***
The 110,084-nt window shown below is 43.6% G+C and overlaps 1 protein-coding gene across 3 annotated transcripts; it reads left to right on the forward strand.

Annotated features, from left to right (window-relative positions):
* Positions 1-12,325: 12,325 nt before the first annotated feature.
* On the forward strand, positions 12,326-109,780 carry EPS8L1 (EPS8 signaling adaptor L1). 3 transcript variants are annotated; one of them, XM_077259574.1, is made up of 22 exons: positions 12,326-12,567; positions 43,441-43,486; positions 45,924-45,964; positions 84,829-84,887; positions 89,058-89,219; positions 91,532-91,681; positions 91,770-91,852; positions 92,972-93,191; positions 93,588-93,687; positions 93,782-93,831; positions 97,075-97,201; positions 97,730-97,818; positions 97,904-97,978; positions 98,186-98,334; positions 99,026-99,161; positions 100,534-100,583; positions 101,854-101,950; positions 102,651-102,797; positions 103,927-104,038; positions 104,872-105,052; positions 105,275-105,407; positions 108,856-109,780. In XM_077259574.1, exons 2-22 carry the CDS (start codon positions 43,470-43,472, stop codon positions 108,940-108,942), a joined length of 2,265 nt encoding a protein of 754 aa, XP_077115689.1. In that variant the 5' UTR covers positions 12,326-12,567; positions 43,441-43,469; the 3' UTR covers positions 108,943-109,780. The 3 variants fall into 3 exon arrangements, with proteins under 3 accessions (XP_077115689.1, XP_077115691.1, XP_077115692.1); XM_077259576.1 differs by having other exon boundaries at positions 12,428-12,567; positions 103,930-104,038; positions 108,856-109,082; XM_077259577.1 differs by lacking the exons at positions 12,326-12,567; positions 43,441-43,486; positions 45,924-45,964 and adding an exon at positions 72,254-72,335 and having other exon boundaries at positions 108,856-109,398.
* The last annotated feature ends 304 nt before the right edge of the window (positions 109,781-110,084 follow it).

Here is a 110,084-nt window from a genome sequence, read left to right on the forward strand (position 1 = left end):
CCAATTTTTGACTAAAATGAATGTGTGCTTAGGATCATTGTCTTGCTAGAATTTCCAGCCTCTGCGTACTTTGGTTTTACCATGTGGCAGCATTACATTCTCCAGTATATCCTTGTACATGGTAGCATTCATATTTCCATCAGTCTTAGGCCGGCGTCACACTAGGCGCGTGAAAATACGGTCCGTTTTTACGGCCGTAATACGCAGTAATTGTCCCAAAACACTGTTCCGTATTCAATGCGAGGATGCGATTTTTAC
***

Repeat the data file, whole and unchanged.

The 110,084-nt window shown below is 43.6% G+C and overlaps 1 protein-coding gene across 3 annotated transcripts; it reads left to right on the forward strand.

Annotated features, from left to right (window-relative positions):
* Positions 1-12,325: 12,325 nt before the first annotated feature.
* On the forward strand, positions 12,326-109,780 carry EPS8L1 (EPS8 signaling adaptor L1). 3 transcript variants are annotated; one of them, XM_077259574.1, is made up of 22 exons: positions 12,326-12,567; positions 43,441-43,486; positions 45,924-45,964; positions 84,829-84,887; positions 89,058-89,219; positions 91,532-91,681; positions 91,770-91,852; positions 92,972-93,191; positions 93,588-93,687; positions 93,782-93,831; positions 97,075-97,201; positions 97,730-97,818; positions 97,904-97,978; positions 98,186-98,334; positions 99,026-99,161; positions 100,534-100,583; positions 101,854-101,950; positions 102,651-102,797; positions 103,927-104,038; positions 104,872-105,052; positions 105,275-105,407; positions 108,856-109,780. In XM_077259574.1, exons 2-22 carry the CDS (start codon positions 43,470-43,472, stop codon positions 108,940-108,942), a joined length of 2,265 nt encoding a protein of 754 aa, XP_077115689.1. In that variant the 5' UTR covers positions 12,326-12,567; positions 43,441-43,469; the 3' UTR covers positions 108,943-109,780. The 3 variants fall into 3 exon arrangements, with proteins under 3 accessions (XP_077115689.1, XP_077115691.1, XP_077115692.1); XM_077259576.1 differs by having other exon boundaries at positions 12,428-12,567; positions 103,930-104,038; positions 108,856-109,082; XM_077259577.1 differs by lacking the exons at positions 12,326-12,567; positions 43,441-43,486; positions 45,924-45,964 and adding an exon at positions 72,254-72,335 and having other exon boundaries at positions 108,856-109,398.
* The last annotated feature ends 304 nt before the right edge of the window (positions 109,781-110,084 follow it).

Here is a 110,084-nt window from a genome sequence, read left to right on the forward strand (position 1 = left end):
CCAATTTTTGACTAAAATGAATGTGTGCTTAGGATCATTGTCTTGCTAGAATTTCCAGCCTCTGCGTACTTTGGTTTTACCATGTGGCAGCATTACATTCTCCAGTATATCCTTGTACATGGTAGCATTCATATTTCCATCAGTCTTAGGCCGGCGTCACACTAGGCGCGTGAAAATACGGTCCGTTTTTACGGCCGTAATACGCAGTAATTGTCCCAAAACACTGTTCCGTATTCAATGCGAGGATGCGATTTTTAC